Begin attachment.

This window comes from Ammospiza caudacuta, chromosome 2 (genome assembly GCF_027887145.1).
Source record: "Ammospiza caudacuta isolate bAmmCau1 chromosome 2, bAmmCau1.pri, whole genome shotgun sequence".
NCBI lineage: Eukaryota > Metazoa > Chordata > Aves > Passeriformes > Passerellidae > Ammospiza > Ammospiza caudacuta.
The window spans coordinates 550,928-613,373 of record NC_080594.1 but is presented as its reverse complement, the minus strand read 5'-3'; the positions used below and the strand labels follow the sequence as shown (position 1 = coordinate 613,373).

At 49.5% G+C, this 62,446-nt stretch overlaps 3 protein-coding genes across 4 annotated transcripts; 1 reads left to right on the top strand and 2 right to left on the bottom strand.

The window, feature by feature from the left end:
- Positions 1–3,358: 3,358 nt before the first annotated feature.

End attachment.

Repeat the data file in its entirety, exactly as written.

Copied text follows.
This window comes from Ammospiza caudacuta, chromosome 2 (genome assembly GCF_027887145.1).
Source record: "Ammospiza caudacuta isolate bAmmCau1 chromosome 2, bAmmCau1.pri, whole genome shotgun sequence".
NCBI lineage: Eukaryota > Metazoa > Chordata > Aves > Passeriformes > Passerellidae > Ammospiza > Ammospiza caudacuta.
The window spans coordinates 550,928-613,373 of record NC_080594.1 but is presented as its reverse complement, the minus strand read 5'-3'; the positions used below and the strand labels follow the sequence as shown (position 1 = coordinate 613,373).

At 49.5% G+C, this 62,446-nt stretch overlaps 3 protein-coding genes across 4 annotated transcripts; 1 reads left to right on the top strand and 2 right to left on the bottom strand.

The window, feature by feature from the left end:
- Positions 1–3,358: 3,358 nt before the first annotated feature.